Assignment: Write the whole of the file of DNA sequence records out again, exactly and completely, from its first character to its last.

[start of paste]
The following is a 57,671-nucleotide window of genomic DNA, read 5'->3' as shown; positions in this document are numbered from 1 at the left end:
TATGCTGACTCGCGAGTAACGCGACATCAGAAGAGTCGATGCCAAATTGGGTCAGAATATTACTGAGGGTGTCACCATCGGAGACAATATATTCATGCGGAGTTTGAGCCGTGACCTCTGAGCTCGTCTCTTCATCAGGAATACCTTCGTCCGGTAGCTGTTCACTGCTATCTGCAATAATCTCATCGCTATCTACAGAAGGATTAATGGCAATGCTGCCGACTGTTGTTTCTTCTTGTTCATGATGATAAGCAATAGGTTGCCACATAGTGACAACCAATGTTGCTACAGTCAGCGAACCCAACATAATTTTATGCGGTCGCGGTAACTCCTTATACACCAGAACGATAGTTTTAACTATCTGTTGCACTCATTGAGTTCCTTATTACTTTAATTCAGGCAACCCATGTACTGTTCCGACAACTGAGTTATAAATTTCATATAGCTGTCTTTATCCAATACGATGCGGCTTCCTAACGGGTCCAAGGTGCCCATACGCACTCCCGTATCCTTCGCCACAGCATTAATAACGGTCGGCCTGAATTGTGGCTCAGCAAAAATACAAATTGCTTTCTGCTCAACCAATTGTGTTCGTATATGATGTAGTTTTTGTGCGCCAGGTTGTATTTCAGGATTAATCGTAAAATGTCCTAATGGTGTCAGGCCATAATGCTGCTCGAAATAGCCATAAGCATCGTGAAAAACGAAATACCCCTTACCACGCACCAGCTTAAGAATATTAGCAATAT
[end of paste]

The following is a 57,671-nucleotide window of genomic DNA, read 5'->3' as shown; positions in this document are numbered from 1 at the left end:
TATGCTGACTCGCGAGTAACGCGACATCAGAAGAGTCGATGCCAAATTGGGTCAGAATATTACTGAGGGTGTCACCATCGGAGACAATATATTCATGCGGAGTTTGAGCCGTGACCTCTGAGCTCGTCTCTTCATCAGGAATACCTTCGTCCGGTAGCTGTTCACTGCTATCTGCAATAATCTCATCGCTATCTACAGAAGGATTAATGGCAATGCTGCCGACTGTTGTTTCTTCTTGTTCATGATGATAAGCAATAGGTTGCCACATAGTGACAACCAATGTTGCTACAGTCAGCGAACCCAACATAATTTTATGCGGTCGCGGTAACTCCTTATACACCAGAACGATAGTTTTAACTATCTGTTGCACTCATTGAGTTCCTTATTACTTTAATTCAGGCAACCCATGTACTGTTCCGACAACTGAGTTATAAATTTCATATAGCTGTCTTTATCCAATACGATGCGGCTTCCTAACGGGTCCAAGGTGCCCATACGCACTCCCGTATCCTTCGCCACAGCATTAATAACGGTCGGCCTGAATTGTGGCTCAGCAAAAATACAAATTGCTTTCTGCTCAACCAATTGTGTTCGTATATGATGTAGTTTTTGTGCGCCAGGTTGTATTTCAGGATTAATCGTAAAATGTCCTAATGGTGTCAGGCCATAATGCTGCTCGAAATAGCCATAAGCATCGTGAAAAACGAAATACCCCTTACCACGCACCAGCTTAAGAATATTAGCAATAT